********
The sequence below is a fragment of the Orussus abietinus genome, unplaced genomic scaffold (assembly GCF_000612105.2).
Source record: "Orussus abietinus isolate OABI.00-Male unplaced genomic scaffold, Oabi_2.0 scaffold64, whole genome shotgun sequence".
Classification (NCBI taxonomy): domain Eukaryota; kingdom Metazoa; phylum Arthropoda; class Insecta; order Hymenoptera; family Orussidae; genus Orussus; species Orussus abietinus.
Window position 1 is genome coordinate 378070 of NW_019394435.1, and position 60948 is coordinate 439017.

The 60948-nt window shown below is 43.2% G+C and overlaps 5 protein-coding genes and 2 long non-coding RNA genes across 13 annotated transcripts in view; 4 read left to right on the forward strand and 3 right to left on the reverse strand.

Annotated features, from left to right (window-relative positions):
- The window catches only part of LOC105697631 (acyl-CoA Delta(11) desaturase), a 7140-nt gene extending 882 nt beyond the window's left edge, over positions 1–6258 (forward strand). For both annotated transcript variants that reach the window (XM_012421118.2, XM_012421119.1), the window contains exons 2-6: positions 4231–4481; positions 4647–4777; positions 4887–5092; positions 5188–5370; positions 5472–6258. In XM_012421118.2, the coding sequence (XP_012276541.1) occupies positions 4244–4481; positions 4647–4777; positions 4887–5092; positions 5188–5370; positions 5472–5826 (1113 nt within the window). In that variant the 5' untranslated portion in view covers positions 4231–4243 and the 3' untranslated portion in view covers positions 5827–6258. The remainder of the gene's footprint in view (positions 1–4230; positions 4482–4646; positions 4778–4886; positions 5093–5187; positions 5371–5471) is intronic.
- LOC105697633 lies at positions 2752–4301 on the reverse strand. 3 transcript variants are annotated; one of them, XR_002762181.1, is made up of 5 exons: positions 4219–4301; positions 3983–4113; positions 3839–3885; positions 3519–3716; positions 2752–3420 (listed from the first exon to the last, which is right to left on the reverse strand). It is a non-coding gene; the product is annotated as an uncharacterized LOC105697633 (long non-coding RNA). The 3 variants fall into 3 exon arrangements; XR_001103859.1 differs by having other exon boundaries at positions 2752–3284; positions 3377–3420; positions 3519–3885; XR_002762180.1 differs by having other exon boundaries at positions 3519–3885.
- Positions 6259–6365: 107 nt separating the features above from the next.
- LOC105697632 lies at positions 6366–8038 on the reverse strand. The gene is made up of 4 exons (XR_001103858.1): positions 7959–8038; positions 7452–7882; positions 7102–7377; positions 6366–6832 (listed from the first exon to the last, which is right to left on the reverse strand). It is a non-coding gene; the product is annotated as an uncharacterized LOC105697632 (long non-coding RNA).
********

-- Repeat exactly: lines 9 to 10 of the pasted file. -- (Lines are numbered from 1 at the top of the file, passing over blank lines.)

- Positions 6259–6365: 107 nt separating the features above from the next.
- LOC105697632 lies at positions 6366–8038 on the reverse strand. The gene is made up of 4 exons (XR_001103858.1): positions 7959–8038; positions 7452–7882; positions 7102–7377; positions 6366–6832 (listed from the first exon to the last, which is right to left on the reverse strand). It is a non-coding gene; the product is annotated as an uncharacterized LOC105697632 (long non-coding RNA).